If you’re willing to pay for a podcast, the ChinesePod podcast is highly recommended. I recall there being some free episodes floating around, so if you can find some on your podcast app I strongly recommend it.
Coffee Break Chinese has two fun hosts and they spend a lot of time explaining what’s going on. The episodes are on the longer side though, so set aside 20-30 minutes per episode.
Videos have a lot of the same advantages as podcasts: they’re fun and can cover the relevant topic matter easily.
While the playlist is short, ChinesePod has a few “pre-intermediate” episodes that teach you a bit more about China, like the tiered cities, while also teaching you Chinese.
And then, if you just want the vocabulary, hsk.academy has a 10 minute video running through the entire HSK 2 vocabulary. Short and sweet.
Tutoring is absolutely necessary…but not quite yet. You really want to be able to practice speaking and listening to complete sentences and having back-and-forth conversations with a tutor and while this is technically possible at the HSK 2 level, your conversations are going to be really limited.
And it’s hard to justify the $200/month that most tutors cost when you really don’t need it yet. If you can afford a tutor, you can definitely get mileage out of it at this level, especially in learning tones and other elements not in the HSK but super important for speaking Mandarin. I just don’t think you’re getting $200/month value from a tutor quite yet.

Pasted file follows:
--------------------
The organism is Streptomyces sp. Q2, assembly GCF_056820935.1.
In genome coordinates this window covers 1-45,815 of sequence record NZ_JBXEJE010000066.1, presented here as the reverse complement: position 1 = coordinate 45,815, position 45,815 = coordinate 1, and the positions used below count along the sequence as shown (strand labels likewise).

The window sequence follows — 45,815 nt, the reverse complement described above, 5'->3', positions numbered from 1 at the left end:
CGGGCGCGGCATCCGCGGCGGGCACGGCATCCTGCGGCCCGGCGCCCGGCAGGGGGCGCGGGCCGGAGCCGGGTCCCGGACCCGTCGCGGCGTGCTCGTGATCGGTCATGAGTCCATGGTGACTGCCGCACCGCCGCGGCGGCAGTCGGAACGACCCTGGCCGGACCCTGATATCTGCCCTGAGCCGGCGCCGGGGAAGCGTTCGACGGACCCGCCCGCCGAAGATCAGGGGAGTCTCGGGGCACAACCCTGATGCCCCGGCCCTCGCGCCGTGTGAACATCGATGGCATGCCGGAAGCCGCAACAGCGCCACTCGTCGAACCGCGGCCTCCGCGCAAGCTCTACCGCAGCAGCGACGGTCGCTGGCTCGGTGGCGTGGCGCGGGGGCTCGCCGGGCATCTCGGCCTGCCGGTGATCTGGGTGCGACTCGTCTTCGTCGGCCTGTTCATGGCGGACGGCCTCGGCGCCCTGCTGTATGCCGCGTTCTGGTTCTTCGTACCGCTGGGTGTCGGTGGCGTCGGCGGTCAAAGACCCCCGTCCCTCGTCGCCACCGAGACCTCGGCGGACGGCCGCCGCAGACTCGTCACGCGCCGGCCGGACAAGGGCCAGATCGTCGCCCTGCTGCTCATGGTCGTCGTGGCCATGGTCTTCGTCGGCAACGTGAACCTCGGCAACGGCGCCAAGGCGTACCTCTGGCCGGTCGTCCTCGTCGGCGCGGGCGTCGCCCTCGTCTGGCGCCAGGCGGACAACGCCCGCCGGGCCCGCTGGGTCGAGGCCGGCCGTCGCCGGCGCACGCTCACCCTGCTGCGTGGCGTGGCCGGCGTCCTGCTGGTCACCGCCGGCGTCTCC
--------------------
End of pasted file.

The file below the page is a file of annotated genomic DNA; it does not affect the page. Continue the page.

I do recommend getting a tutor right before you take the HSK 2. They’ll be able to help you polish any problem areas before you take the test and then you can smoothly transition to the HSK 3, which is where you really start needing a tutor.
Make sure you test out two or three tutors. You’re going to be with the same tutor for awhile so it’s worth having 2-3 lessons with several different tutors and finding someone who you get along with and who is an effective teacher.
There’s a few tutors I can recommend in China. Just email me at Will@rulinmandarin.com at I’ll connect you. You should expect to pay about $20 a lesson which is standard.
eChineseLearning isn’t the best overall service I’ve seen but they do offer classes for as little as $11 and they do have teachers specializing in the HSK so if money is tight they’re probably you’re best bet.
Finally, if you don’t want to work with a service, try looking through the classifieds at the Beijinger. It’s a magazine/website for foreigners living in Beijing and there’s always about 100 ads for tutors willing to teach foreigners. I’m sure they’d be willing to teach online. It’s more work to set up but you’ll know exactly who you’ll be working with.